By Mark W. Danielson
LOL, I’ve forgotten how to write! Actually, since I don’t text, that isn’t the case, but it might be a problem for our kids. In fact, young people text so often that some believe SMS, the official abbreviation for Short Message Service or texting, may hinder their ability to communicate through normal dialogue. Technology has made it so kids no longer have to interact face-to-face. If this is true, then proper verbal and written communication may be in jeopardy. Nothing on the scale of our insecure borders or the threat of nuclear war, but I certainly hope our young people can shout something more alarming than OMG! should they spot a security flaw.
Communication is a skill that requires constant practice. Throw a person in solitary confinement and most will crave conversation within hours. In some cases, getting them to talk is the reason for locking them away. If you learn a second language but don’t have someone to communicate with, you will probably lose your proficiency in that language. Toss your personal computer out and you will lose you ability to transfer your thoughts onto a screen. Thankfully, those with well developed skills can quickly regain their proficiency if given the tools to do so, but this may prove difficult for our younger people if proper communication is not emphasized at home and in school. In this regard, bilingual schools may be creating more problems than they are solving.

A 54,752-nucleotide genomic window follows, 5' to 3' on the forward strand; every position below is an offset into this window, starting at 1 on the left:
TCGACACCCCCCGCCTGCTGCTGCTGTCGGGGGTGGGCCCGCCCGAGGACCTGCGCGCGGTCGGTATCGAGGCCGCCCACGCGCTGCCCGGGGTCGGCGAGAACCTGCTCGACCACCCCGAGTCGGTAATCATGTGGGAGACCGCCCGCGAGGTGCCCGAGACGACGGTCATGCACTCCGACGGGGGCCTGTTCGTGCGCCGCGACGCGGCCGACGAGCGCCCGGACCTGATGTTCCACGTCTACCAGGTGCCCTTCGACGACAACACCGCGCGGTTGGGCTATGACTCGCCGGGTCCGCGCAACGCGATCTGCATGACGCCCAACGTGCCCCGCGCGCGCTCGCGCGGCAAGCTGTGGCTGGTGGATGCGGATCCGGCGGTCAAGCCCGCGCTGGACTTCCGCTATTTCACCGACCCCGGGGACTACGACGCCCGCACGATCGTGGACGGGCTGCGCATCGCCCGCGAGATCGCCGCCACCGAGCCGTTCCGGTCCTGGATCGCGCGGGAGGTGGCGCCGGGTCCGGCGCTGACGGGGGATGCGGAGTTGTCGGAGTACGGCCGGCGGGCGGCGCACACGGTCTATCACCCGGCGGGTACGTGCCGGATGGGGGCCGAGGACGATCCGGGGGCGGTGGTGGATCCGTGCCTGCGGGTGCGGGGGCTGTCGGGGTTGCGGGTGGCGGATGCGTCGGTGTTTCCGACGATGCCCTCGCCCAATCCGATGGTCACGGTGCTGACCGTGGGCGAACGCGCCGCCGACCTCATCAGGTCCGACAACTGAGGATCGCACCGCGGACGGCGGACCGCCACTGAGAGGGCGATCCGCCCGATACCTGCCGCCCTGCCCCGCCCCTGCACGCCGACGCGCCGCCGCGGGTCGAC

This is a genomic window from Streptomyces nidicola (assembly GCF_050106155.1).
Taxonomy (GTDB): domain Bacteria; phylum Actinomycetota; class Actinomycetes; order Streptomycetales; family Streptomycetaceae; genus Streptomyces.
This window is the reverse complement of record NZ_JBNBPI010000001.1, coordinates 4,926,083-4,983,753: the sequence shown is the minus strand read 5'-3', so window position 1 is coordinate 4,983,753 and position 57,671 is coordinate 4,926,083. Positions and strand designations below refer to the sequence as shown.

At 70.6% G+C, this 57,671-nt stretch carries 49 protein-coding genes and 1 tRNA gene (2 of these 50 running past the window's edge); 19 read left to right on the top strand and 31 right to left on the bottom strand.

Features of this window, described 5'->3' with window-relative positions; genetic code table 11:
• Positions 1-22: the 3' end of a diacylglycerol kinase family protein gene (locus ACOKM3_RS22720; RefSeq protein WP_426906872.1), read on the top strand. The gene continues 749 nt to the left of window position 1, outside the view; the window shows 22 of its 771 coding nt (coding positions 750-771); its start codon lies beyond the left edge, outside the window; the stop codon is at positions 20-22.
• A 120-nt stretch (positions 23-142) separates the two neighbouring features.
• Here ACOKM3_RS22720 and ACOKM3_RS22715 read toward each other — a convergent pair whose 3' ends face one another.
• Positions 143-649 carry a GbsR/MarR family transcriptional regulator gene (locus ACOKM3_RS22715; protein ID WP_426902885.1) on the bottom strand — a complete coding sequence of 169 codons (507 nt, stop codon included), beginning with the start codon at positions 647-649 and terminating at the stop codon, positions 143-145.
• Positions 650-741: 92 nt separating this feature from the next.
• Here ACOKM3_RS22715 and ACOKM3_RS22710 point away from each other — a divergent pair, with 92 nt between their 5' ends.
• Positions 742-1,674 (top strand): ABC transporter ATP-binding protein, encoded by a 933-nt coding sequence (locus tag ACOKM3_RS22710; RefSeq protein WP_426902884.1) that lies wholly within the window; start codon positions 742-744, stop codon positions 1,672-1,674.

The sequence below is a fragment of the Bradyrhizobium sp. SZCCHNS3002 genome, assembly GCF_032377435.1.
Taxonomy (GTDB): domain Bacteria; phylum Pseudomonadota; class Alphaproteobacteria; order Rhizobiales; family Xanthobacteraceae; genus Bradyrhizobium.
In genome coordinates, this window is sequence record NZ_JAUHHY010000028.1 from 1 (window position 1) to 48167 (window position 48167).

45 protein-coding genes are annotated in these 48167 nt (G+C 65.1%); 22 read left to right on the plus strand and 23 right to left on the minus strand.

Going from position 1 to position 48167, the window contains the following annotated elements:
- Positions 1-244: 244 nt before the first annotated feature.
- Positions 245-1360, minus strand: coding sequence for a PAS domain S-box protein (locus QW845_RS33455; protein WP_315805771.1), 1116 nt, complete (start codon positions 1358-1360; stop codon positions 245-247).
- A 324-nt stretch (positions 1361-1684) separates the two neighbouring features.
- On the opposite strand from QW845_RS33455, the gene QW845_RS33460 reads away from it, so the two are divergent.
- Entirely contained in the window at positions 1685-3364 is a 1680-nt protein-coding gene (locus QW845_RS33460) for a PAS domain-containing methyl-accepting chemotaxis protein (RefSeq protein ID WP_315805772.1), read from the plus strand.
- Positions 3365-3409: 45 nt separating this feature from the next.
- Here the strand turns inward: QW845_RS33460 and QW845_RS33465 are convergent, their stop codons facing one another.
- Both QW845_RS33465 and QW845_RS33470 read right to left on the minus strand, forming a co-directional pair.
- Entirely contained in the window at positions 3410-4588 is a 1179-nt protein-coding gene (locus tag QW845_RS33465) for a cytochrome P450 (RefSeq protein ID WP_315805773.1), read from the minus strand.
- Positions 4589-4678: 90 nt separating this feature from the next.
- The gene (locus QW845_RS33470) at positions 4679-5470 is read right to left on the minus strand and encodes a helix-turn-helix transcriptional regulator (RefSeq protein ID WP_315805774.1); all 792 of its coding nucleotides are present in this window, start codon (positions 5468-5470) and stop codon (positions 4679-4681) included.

It’s possible that a novel written in SMS could be printed in pamphlet size. For someone like me, that story would appear as code, but a proficient texter could probably read it in minutes. I’d like to think that words have more value than that, though. Besides, codes have limited life spans, whereas common languages are timeless.
Of course, there are other sides to this story, so I offer the following from a web site:
According to a study published by the British Academy entitled Is texting valuable or vandalism?, teachers and parents should embrace texting as a means of improving their children's phonological awareness. “Children who are heavy users of mobile phone text abbreviations such as LOL (laughing out loud), plz (please), l8ter (later) and xxx (kisses), are unlikely to be problem spellers and readers. The research, carried out on a sample of 8-12 year olds over an academic year, revealed that levels of “textism” use could even be used to predict reading ability and phonological awareness in each pupil by the end of the year. Moreover, the proportion of textisms used was observed to increase with age, from just 21% of Year 4 pupils to 47% in Year 6, revealing that more sophisticated literacy skills are needed for textism use. The study conclusions will come as a surprise to many who believe that textisms are vandalizing the English language.”
A variety of stories debate the effects of text messaging on student's writing skills. On the positive side, you have: RU Kidding - "txtspeak" Has No Impact on Children's Spelling Ability, Texting can b gd 4 ur kids, Texting teenagers are proving 'more literate than ever before'. Those against texting have: Technology marches ahead, grammar gets worse, Y TEXTING MAYBE BAD 4 U, SMS and Internet blamed for decline in English Examinations. Of course, the Department of Motor Vehicles has their own take, having seen a rapid increase in accidents from people texting while driving.
Whether you agree or disagree with texting, it is a form of communication that is likely to stay with us. Having said that, not everyone speaks SMS so be careful if you include it in your novels. CU L8tr.